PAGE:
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From Thilo Goetz <twgo...@gmx.de>
Subject Re: generics: createFilteredIterator
Date Wed, 12 Aug 2009 13:57:29 GMT
Jörn Kottmann wrote:
> Thilo Goetz wrote:
>> Jörn Kottmann wrote:
>>  
>>> Thilo Goetz wrote:
>>>    
>>>> Jörn Kottmann wrote:
>>>>  
>>>>      
>>>>> Adam Lally wrote:
>>>>>           
>>>>>> On Fri, Aug 7, 2009 at 2:32 PM, Marshall Schor<msa@schor.com>
wrote:
>>>>>>  
>>>>>>               
>>>>>>> The createFilteredIterator method in CASImpl takes an FSIterator
>>>>>>> and an
>>>>>>> FSMatchConstraint, and returns another iterator.
>>>>>>>
>>>>>>> The generification of this is:
>>>>>>>  public<T extends FeatureStructure> FSIterator<T>
>>>>>>> createFilteredIterator(FSIterator<T> it, FSMatchConstraint
cons) {
>>>>>>>    return new FilteredIterator<T>(it, cons);}
>>>>>>>
>>>>>>> This means that the type of the objects being returned will be
the
>>>>>>> same
>>>>>>> as the type of the objects of the iterator passed in.
>>>>>>>
>>>>>>> If the effect of the filtering is to filter the first iterator
down
>>>>>>> to a
>>>>>>> subset of the types of the original, this cannot be represented
with
>>>>>>> this signature.
>>>>>>>
>>>>>>> An alternate generification might be as follows, with type T
>>>>>>> being the
>>>>>>> type the input iterator gives out, and U being the type the filtered
>>>>>>> iterator produces:
>>>>>>>
>>>>>>>  public<T extends FeatureStructure, U extends T> FSIterator<U>
>>>>>>> createFilteredIterator(FSIterator<T> it, FSMatchConstraint
cons) {
>>>>>>>    return new FilteredIterator<T, U>(it, cons);}
>>>>>>>
>>>>>>> with the corresponding changes to the class FilteredIterator,
and
>>>>>>> the
>>>>>>> CAS interface (to match this new signature).
>>>>>>>
>>>>>>> With these changes, users can write code:
>>>>>>>  public static void t3(CAS aCas, FSIterator<FeatureStructure>
it,
>>>>>>> FSMatchConstraint cons) {
>>>>>>>    FSIterator<Subtype> s = aCas.createFilteredIterator(it,
cons);
>>>>>>>  }
>>>>>>>
>>>>>>> Without these changes, users would be forced to have the filtered
>>>>>>> iterator's generic type always equal to the original type.
>>>>>>>
>>>>>>> Is this something we should change (given that we only get one
>>>>>>> chance to
>>>>>>> do our generification)?
>>>>>>>
>>>>>>>                         
>>>>>> I'm not sure.  This user's code would compile regardless of whether
>>>>>> the FSMatchConstraint actually implemented the subtype constraint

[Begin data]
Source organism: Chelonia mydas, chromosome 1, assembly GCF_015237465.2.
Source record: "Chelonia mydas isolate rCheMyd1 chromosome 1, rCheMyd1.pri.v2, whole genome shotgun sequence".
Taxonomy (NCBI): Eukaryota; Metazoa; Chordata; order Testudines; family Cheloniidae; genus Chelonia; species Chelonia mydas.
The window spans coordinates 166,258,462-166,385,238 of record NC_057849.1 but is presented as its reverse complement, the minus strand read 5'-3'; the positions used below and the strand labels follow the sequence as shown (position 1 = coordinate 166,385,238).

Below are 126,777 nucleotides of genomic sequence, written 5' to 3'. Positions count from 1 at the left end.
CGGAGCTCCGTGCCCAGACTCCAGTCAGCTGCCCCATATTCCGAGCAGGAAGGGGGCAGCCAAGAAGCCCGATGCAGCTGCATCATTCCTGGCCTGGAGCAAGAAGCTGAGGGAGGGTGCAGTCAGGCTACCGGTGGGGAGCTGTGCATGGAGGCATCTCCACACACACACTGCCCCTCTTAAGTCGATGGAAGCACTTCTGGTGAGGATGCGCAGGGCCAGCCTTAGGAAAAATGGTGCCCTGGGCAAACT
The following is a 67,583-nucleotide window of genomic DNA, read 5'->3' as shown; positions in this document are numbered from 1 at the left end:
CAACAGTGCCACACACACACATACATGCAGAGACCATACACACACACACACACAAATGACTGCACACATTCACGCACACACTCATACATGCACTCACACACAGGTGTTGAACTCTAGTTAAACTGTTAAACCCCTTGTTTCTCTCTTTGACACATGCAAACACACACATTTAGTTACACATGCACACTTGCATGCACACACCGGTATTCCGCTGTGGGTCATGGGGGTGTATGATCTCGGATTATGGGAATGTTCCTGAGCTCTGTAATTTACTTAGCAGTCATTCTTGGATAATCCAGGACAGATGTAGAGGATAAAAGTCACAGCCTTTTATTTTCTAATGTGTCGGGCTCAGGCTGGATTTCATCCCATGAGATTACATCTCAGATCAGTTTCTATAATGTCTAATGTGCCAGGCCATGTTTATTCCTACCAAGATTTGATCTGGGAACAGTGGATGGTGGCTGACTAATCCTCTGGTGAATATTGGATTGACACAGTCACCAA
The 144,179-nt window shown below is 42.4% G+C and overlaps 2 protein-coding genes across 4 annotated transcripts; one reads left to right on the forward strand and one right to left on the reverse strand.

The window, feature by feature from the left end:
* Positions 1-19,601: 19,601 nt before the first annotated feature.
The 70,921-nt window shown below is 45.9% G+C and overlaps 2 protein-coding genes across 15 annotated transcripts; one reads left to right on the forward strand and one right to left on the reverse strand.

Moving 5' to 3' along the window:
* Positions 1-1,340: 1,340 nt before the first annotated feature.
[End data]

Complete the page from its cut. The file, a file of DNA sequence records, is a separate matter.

or
>>>>>> not.  It's quite possible that the code would compile and then fail
>>>>>> with a ClassCastException.
>>>>>>                   
>>>>> Yes, but if someone writes it intentional he would get the same
>>>>> exception during class casting. That means not doing it would only
>>>>> help
>>>>> someone who picks the wrong type for the variable by accident,
>>>>> since its
>>>>> likely that
>>>>> the code cannot run it will fail immediately.
>>>>>
>>>>> Another option would be to add a new createFilteredIterator method
>>>>> which
>>>>> takes a Class object as argument and then reduces its output to
>>>>> objects
>>>>> which
>>>>> have the type of the class.
>>>>>
>>>>> <T extends FeatureStructure> FSIterator<T> createFilteredIterator(...,
>>>>> Class<T> type)
>>>>>
>>>>> Since it only returns objects of the correct type T it should not
>>>>> fail.
>>>>>
>>>>> Jörn
>>>>>
>>>>>             
>>>> That would work only for the JCas, obviously.  However, the JCas
>>>> does not use Java classes to represent UIMA types (there's probably
>>>> a good reason for that, but I don't know what it is).
>>>>         
>>> It can work for both JCas and CAS. In the CAS case the implementation
>>> of the method could use Class.isInstance to filter out objects which
>>> have the wrong type.
>>>
>>> Jörn
>>>
>>>     
>>
>> In the CAS there are only FeatureStructures and AnnotationFSs.  If
>> you don't generate JCas classes, you don't have Java classes for
>> types.  Or am I missing something?
>>   
> And we have the array types. Sure if you work with a CAS
> you certainly almost want AnnotationFS if you don't want FeatureStructure.
> But working with annotations is a common case and should work well with
> generics.
> 

Whatever.  I don't think it's worth the added complexity of
the interface, but if you feel differently, go ahead.  I'm
thinking of defecting to Scala land anyway ;-)

--Thilo

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